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The Mississippi State Department of Health reported 641 new COVID-19 cases on July 14, further documenting the hold the Delta variant has on the state. Just one week ago, MSDH reported 427 new cases, which was the largest single-day caseload seen since March.
Over the past three weeks, the number of confirmed Delta cases in Mississippi has increased nearly sevenfold, up from 29 to 231. Those 231 cases only represent a small surveillance sample, so it is undoubtedly a small fraction of the Delta infections in the state.
State Health Officer Dr. Thomas Dobbs has repeatedly stressed that Mississippians have the choice of getting vaccinated or contracting COVID-19, and that in every scenario a vaccinated person is going to have a better outcome.
“At this pace, and given the sort of external dynamics that are in play here, we’re going to remain vulnerable for a long time,” Dobbs said. “I don’t think that we’re going to have some miraculous increase in our vaccination rate over the next few weeks, so people are going to die needlessly.
The vaccines are nearly as effective against the Delta variant as the original strain, greatly minimizing the chance of infection and nearly eliminating the risks of developing a serious illness. Studies suggest, however, that being fully vaccinated is the only adequate protection against the Delta variant, as a single shot of either of the two-dose mRNA vaccines provides only weak protection against infection. The Delta variant, first identified in India, is believed to be about 60% more contagious than the Alpha variant and up to twice as contagious as the original strain of COVID-19.
Delta is now also the dominant variant across the United States. Nationally, the average number of new cases has started to trend upwards due to localized Delta outbreaks in places such as Mississippi with low vaccination rates.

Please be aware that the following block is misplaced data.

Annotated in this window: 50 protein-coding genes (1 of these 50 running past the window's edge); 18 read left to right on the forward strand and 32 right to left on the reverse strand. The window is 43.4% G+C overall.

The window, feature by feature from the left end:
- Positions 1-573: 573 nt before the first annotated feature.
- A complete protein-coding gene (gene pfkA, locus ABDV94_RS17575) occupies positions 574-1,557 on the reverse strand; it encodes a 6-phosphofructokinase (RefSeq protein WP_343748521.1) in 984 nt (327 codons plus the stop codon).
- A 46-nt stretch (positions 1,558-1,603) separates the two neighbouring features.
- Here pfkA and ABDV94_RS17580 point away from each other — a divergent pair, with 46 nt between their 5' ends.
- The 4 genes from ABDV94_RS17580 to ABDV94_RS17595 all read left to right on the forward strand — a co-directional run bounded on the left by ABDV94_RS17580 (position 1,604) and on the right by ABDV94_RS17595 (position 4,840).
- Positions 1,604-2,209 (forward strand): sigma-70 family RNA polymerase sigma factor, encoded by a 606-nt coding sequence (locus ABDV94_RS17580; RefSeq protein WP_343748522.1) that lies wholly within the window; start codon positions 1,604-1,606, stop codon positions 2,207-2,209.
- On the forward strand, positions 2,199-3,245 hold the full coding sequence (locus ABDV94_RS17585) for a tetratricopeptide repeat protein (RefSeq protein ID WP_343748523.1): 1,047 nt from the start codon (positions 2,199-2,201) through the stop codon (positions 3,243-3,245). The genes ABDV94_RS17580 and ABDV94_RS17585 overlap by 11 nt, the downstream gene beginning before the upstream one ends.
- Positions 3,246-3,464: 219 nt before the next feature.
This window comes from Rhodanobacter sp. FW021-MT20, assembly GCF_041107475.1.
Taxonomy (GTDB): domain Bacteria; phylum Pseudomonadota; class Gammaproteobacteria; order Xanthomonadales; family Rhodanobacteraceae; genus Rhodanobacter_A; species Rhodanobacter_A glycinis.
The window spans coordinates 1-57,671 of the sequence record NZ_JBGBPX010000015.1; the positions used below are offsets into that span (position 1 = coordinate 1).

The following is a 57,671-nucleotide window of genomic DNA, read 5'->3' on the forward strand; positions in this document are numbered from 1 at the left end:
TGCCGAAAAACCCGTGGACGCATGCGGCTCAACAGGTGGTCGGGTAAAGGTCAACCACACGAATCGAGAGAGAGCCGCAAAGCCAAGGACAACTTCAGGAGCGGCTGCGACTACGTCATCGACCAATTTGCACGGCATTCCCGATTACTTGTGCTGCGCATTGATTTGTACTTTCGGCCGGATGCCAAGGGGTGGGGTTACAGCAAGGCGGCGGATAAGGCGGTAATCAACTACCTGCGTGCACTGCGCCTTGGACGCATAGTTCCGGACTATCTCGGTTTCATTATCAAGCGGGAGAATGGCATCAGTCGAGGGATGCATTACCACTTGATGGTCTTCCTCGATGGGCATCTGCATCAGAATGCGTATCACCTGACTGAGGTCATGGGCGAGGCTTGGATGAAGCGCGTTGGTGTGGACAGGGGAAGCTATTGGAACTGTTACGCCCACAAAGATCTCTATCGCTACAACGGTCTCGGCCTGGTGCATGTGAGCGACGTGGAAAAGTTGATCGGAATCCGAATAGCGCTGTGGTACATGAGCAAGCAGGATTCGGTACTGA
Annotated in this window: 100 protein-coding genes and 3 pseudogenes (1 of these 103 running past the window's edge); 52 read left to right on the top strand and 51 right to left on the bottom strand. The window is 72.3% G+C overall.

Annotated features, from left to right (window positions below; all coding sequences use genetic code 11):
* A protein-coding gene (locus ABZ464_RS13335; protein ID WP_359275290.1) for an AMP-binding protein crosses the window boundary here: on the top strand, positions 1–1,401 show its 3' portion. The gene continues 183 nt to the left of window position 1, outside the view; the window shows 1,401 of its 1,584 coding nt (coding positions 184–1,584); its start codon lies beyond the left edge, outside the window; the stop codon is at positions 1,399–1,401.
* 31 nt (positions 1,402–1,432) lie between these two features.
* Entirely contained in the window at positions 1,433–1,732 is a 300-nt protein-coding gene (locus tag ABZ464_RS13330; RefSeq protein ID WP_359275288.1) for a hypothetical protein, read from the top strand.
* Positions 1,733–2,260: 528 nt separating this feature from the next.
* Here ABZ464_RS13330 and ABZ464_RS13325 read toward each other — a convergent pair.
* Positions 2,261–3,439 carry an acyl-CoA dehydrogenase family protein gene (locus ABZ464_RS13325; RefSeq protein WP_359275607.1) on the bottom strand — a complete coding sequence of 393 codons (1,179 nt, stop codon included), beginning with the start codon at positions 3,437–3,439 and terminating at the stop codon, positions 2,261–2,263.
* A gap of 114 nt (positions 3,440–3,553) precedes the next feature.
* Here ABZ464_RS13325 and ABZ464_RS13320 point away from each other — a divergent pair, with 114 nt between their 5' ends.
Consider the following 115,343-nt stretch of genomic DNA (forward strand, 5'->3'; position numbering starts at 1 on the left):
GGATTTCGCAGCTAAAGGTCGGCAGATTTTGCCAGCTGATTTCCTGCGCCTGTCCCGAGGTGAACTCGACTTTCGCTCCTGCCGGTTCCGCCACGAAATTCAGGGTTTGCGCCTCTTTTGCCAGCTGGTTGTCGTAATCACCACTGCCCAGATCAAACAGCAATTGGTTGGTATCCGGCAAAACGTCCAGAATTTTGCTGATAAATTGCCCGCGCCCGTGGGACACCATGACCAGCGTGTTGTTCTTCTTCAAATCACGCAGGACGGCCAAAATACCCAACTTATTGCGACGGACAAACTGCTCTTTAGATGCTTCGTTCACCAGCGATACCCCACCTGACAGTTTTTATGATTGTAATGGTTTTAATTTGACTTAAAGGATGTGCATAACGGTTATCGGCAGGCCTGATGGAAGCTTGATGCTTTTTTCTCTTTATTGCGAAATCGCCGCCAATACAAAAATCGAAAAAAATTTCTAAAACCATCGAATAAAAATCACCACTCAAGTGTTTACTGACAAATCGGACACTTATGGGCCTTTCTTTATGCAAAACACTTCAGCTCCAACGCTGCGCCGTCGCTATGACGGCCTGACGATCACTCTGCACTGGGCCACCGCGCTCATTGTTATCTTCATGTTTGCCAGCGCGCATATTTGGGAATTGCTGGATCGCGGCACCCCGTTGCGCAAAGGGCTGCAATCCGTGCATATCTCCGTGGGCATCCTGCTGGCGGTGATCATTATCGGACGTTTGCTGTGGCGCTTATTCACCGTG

The Delta variant has considerably increased the already high risks posed by the virus to unvaccinated people. Between June 3 and July 1, 95% of all COVID infections in Mississippi were among the unvaccinated. During that period, the same group also accounted for 90% of hospitalizations and 89% of deaths.
Despite the wide availability of vaccines and the risks posed by variants, Mississippi continues to rank last in the nation in the share of its population that has been vaccinated. With over 2 million shots administered, only 31% of Mississippians have been fully vaccinated.
One of the main hurdles the state faces in getting more people vaccinated is combating the troves of vaccine misinformation that regularly circulate online. The problem is so bad that on Tuesday, MSDH removed the ability to comment on COVID-related posts on its Facebook page.
The department has said that allowing misinformation to spread on its own page is “directly contrary” to the state’s public health mission and the ability to comment will be restored when the department develops an effective plan to moderate them.
While MSDH has made new recommendations in response to the Delta spread to protect the most vulnerable, they are just that. Mississippi has had next to no COVID-related restrictions at the state level since Gov. Tate Reeves repealed most of them in March.